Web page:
Flavins have emerged as central to electron bifurcation, signaling, and countless enzymatic reactions. In bifurcation, two electrons acquired as a pair are separated in coupled transfers wherein the energy of both is concentrated on one of the two. This enables organisms to drive demanding reactions based on abundant low-grade chemical fuel. To enable incorporation of this and other flavin capabilities into designed materials and devices, it is essential to understand fundamental principles of flavin electronic structure that make flavins so reactive and tunable by interactions with protein. Emerging computational tools can now replicate spectra of flavins and are gaining capacity to explain reactivity at atomistic resolution, based on electronic structures. Such fundamental understanding can moreover be transferrable to other chemical systems. A variety of computational innovations have been critical in reproducing experimental properties of flavins including their electronic spectra, vibrational signatures, and nuclear magnetic resonance (NMR) chemical shifts. A computational toolbox for understanding flavin reactivity moreover must be able to treat all five oxidation and protonation states, in addition to excited states that participate in flavoprotein's light-driven reactions. Therefore, we compare emerging hybrid strategies and their successes in replicating effects of hydrogen bonding, the surrounding dielectric, and local electrostatics. These contribute to the protein's ability to modulate flavin reactivity, so we conclude with a survey of methods for incorporating the effects of the protein residues explicitly, as well as local dynamics. Computation is poised to elucidate the factors that affect a bound flavin's ability to mediate stunningly diverse reactions, and make life possible. This article is categorized under: Structure and Mechanism > Computational Biochemistry and Biophysics Electronic Structure Theory > Combined QM/MM Methods Theoretical and Physical Chemistry > Spectroscopy.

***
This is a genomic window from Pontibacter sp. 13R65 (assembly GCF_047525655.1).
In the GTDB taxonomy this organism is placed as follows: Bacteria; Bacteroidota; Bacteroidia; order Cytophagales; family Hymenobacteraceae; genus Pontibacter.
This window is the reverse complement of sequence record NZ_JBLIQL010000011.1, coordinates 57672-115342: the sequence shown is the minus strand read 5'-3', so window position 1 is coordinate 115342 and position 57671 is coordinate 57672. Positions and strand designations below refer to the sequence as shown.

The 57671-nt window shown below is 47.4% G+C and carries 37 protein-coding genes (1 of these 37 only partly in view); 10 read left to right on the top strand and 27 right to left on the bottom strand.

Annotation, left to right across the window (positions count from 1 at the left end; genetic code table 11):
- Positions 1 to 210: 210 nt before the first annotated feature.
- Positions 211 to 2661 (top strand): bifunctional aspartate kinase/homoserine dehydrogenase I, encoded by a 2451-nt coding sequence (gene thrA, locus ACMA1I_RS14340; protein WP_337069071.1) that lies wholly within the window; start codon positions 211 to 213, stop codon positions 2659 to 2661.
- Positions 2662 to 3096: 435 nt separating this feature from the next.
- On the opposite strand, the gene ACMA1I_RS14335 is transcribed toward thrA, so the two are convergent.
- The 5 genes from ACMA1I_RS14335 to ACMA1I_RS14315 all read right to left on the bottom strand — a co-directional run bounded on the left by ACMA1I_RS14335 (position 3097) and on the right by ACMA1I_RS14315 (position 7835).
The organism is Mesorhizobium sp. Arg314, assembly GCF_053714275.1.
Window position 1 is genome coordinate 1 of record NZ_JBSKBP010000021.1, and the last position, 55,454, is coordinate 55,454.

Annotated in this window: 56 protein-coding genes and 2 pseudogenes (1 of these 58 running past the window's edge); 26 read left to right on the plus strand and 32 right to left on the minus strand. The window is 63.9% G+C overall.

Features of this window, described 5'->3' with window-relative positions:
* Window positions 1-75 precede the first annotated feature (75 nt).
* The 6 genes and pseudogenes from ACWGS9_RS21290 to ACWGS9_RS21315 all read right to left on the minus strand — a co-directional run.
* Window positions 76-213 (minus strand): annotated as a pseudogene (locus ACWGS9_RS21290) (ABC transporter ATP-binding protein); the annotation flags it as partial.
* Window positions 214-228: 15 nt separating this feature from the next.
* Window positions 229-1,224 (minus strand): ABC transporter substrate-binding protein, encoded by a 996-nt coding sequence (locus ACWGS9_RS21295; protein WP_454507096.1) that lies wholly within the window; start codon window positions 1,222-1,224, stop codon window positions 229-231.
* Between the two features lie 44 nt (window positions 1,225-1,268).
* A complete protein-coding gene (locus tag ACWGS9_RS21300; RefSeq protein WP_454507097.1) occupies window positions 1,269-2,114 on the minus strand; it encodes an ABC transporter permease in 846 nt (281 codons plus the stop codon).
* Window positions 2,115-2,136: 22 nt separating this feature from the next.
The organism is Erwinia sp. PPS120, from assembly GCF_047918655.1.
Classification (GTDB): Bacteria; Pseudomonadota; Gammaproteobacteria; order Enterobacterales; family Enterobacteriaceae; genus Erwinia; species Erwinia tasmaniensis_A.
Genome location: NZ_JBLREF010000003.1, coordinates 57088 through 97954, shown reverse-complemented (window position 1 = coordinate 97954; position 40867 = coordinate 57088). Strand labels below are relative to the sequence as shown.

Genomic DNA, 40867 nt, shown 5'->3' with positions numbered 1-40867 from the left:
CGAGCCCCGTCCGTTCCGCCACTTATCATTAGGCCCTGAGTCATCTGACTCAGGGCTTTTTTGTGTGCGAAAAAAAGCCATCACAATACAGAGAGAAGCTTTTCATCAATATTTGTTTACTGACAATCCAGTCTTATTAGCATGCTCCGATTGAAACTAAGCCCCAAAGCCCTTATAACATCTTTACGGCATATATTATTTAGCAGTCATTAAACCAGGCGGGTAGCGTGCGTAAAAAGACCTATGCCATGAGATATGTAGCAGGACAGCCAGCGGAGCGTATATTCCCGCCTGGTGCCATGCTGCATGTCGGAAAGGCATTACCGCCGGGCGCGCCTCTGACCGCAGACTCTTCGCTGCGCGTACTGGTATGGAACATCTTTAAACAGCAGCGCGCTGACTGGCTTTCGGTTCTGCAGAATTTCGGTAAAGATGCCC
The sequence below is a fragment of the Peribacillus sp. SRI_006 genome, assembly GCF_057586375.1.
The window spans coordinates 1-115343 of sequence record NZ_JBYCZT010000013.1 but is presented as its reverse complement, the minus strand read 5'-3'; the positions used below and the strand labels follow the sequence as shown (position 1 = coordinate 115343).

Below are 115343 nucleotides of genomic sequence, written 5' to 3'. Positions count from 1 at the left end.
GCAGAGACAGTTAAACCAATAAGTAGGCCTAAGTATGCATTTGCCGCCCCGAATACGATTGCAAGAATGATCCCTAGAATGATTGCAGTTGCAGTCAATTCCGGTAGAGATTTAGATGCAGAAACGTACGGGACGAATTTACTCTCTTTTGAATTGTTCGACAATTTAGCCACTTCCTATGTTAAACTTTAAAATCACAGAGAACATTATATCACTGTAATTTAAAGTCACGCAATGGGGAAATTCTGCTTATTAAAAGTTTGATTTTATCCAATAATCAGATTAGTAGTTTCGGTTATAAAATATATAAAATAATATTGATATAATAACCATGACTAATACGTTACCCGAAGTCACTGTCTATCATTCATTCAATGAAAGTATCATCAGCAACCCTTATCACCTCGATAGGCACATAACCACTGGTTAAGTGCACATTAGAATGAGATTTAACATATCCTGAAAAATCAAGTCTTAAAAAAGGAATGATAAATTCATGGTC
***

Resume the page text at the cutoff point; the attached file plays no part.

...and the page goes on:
|Journal||Wiley Interdisciplinary Reviews: Computational Molecular Science|
|State||Published - Mar 1 2022|
Bibliographical noteFunding Information:
R.K.K. and A.‐F. M. thank the Einstein Foundation of Berlin for support. This work is based upon work supported by the National Science Foundation, Chemistry of Life Processes CHE‐1808433, the U.S. Department of Energy, Office of Science, Office of Basic Energy Sciences under Award Number DE‐SC0021283, as well as EPSCoR PON2 6,352,000,003,148. M.A.M. thanks the Deutsche Forschungsgemeinschaft (DFG, German Research Foundation) under Germany's Excellence Strategy—EXC 2008‐390540038‐UniSysCat for funding. The authors acknowledge Prof. Dr. P. Hildebrandt for ground‐breaking applications of spectroscopy to bio‐catalytic systems and recognition of the power of computational chemistry in this connection.
Division of Chemistry, U.S. National Science Foundation, Grant/Award Number: CHE 1808433 ‐ to A.‐F. Miller; Einstein Stiftung Berlin, Einstein Visiting Fellow ‐ to A.‐F. Miller; Deutsche Forschungsgemeinschaft (DFG, German Research Foundation) under Germany's Excellence Strategy, Grant/Award Number: EXC 2008‐390540038‐UniSyscCat ‐ to M.‐A. Mroginski; U.S. Department of Energy, Office of Science, Office of Basic Energy Sciences, Grant/Award Numbers: DE‐SC0021283, EPSCoR PON2 635 2000003148 ‐ to A.‐F. Miller Funding information
© 2021 The Authors. WIREs Computational Molecular Science published by Wiley Periodicals LLC.
- computational methodology
- electronic structure
- hybrid QM/MM
ASJC Scopus subject areas
- Computer Science Applications
- Physical and Theoretical Chemistry
- Computational Mathematics
- Materials Chemistry